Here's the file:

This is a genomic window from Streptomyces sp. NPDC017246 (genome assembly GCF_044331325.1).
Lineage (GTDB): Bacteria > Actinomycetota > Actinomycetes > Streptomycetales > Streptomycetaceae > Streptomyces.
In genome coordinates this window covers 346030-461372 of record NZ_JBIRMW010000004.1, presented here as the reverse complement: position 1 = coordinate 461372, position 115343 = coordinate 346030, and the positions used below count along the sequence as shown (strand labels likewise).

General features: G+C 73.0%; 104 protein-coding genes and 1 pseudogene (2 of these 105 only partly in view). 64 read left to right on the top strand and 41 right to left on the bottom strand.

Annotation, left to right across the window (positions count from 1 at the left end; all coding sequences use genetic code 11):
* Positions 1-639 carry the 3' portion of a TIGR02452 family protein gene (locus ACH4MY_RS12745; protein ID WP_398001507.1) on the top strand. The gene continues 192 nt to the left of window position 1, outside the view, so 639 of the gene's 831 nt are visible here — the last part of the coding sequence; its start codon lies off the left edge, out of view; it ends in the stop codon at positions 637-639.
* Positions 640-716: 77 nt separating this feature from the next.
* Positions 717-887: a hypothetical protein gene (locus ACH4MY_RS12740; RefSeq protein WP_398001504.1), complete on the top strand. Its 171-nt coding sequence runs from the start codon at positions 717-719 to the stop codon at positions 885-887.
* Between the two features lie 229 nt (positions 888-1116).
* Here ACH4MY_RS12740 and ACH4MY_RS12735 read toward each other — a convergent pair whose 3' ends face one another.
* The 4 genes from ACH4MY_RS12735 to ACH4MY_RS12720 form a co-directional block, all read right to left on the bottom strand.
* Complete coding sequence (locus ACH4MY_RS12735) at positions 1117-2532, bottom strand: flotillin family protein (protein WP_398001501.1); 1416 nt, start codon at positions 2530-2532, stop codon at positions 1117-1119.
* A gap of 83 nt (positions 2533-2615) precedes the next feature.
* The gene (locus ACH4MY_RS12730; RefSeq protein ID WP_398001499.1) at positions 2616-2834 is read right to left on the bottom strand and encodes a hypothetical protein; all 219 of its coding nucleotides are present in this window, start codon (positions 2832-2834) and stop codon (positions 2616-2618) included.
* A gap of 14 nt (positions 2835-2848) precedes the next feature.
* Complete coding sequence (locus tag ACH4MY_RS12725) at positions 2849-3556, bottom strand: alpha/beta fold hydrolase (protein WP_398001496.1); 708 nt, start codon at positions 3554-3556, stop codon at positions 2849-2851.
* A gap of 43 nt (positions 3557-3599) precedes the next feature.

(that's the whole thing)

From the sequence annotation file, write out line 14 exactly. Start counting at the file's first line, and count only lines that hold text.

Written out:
* The gene (locus ACH4MY_RS12730; RefSeq protein ID WP_398001499.1) at positions 2616-2834 is read right to left on the bottom strand and encodes a hypothetical protein; all 219 of its coding nucleotides are present in this window, start codon (positions 2832-2834) and stop codon (positions 2616-2618) included.